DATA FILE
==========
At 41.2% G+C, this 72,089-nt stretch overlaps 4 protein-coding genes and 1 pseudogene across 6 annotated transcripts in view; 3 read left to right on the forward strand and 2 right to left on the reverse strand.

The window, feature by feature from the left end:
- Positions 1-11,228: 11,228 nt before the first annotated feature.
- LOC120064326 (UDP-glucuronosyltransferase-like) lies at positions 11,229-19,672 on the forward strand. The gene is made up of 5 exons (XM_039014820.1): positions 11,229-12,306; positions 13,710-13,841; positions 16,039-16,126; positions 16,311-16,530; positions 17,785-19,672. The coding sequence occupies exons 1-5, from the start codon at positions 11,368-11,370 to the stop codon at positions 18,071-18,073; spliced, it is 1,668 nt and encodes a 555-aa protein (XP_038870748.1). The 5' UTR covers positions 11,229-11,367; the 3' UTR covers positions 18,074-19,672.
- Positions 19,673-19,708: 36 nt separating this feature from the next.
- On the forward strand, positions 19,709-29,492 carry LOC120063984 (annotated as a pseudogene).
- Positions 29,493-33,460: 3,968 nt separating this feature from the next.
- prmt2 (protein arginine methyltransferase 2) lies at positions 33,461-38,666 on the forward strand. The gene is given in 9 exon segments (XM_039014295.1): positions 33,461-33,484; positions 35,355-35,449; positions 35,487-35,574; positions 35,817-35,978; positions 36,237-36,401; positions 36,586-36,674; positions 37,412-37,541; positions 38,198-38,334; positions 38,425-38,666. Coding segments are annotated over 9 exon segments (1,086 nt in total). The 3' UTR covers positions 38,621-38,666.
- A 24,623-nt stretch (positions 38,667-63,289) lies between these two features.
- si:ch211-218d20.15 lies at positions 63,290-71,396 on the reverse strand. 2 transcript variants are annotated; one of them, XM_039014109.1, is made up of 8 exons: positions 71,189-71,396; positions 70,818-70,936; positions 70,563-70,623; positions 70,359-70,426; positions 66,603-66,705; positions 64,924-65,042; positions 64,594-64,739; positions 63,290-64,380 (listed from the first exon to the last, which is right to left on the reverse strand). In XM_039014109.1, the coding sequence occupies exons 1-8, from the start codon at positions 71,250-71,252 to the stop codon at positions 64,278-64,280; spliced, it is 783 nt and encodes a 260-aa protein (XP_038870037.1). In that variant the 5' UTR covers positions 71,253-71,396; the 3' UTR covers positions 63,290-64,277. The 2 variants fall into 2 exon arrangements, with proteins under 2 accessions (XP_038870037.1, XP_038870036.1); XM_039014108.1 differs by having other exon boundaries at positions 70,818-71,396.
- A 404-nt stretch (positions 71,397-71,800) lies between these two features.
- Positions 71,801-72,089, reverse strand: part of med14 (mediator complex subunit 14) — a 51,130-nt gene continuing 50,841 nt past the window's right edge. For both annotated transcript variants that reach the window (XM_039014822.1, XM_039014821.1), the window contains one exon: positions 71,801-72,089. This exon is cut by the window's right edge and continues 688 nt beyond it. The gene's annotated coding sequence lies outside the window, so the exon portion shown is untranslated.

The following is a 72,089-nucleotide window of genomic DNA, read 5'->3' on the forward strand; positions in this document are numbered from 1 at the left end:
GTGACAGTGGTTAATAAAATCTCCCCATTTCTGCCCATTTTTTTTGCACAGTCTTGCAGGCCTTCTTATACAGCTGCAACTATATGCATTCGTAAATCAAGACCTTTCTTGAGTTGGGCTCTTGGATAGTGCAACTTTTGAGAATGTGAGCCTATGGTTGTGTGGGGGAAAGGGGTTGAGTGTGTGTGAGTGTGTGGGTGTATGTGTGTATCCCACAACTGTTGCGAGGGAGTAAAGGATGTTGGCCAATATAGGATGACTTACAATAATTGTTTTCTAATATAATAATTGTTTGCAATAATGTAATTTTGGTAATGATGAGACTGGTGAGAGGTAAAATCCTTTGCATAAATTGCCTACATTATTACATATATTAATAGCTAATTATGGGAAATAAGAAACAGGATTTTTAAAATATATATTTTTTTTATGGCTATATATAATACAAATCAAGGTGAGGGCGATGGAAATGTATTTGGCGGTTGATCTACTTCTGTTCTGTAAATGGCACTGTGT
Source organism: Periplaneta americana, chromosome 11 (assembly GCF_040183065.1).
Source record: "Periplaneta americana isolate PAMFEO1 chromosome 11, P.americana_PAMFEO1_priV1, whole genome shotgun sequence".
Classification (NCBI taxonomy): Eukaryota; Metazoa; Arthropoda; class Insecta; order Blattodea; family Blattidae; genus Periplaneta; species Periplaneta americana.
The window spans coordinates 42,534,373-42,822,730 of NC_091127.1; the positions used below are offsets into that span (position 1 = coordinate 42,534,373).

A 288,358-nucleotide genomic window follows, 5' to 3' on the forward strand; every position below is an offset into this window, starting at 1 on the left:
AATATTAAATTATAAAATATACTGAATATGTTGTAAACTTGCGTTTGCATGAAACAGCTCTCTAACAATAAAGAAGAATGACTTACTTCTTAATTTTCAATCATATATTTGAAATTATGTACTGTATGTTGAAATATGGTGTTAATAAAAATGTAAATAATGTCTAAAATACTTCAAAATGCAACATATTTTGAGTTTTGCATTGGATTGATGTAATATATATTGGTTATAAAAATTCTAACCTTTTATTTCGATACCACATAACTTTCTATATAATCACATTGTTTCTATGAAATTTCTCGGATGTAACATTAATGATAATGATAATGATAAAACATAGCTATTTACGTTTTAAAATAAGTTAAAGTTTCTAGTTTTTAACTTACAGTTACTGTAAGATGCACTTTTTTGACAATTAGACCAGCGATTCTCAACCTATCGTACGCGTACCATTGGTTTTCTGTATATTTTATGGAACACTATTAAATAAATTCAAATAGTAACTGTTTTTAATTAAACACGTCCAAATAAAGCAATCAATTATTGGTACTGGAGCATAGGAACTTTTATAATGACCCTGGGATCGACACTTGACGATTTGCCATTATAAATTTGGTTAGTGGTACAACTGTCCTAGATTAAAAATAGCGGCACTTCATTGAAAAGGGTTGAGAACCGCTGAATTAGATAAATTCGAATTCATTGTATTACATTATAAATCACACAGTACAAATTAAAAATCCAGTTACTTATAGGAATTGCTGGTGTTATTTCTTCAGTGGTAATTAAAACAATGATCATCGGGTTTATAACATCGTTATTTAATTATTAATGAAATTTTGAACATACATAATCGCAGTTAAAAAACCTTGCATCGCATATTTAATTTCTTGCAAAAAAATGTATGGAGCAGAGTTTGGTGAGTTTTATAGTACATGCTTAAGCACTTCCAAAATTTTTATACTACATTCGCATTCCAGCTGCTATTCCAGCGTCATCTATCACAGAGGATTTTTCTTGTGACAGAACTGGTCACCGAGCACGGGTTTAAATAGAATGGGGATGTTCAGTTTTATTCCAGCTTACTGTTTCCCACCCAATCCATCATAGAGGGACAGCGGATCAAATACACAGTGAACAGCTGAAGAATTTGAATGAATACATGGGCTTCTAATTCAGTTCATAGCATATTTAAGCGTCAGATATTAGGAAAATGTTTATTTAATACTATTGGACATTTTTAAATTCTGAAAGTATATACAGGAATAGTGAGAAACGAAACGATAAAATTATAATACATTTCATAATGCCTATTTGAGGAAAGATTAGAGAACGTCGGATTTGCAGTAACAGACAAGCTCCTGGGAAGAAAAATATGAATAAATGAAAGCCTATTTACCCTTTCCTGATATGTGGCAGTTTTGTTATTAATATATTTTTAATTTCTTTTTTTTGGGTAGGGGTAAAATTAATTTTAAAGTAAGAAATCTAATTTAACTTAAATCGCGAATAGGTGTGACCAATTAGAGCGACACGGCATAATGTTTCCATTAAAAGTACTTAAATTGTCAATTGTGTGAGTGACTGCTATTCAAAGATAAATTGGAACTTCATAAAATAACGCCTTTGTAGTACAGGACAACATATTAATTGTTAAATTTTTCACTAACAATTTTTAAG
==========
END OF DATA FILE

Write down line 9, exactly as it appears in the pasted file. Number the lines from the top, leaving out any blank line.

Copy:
- A 24,623-nt stretch (positions 38,667-63,289) lies between these two features.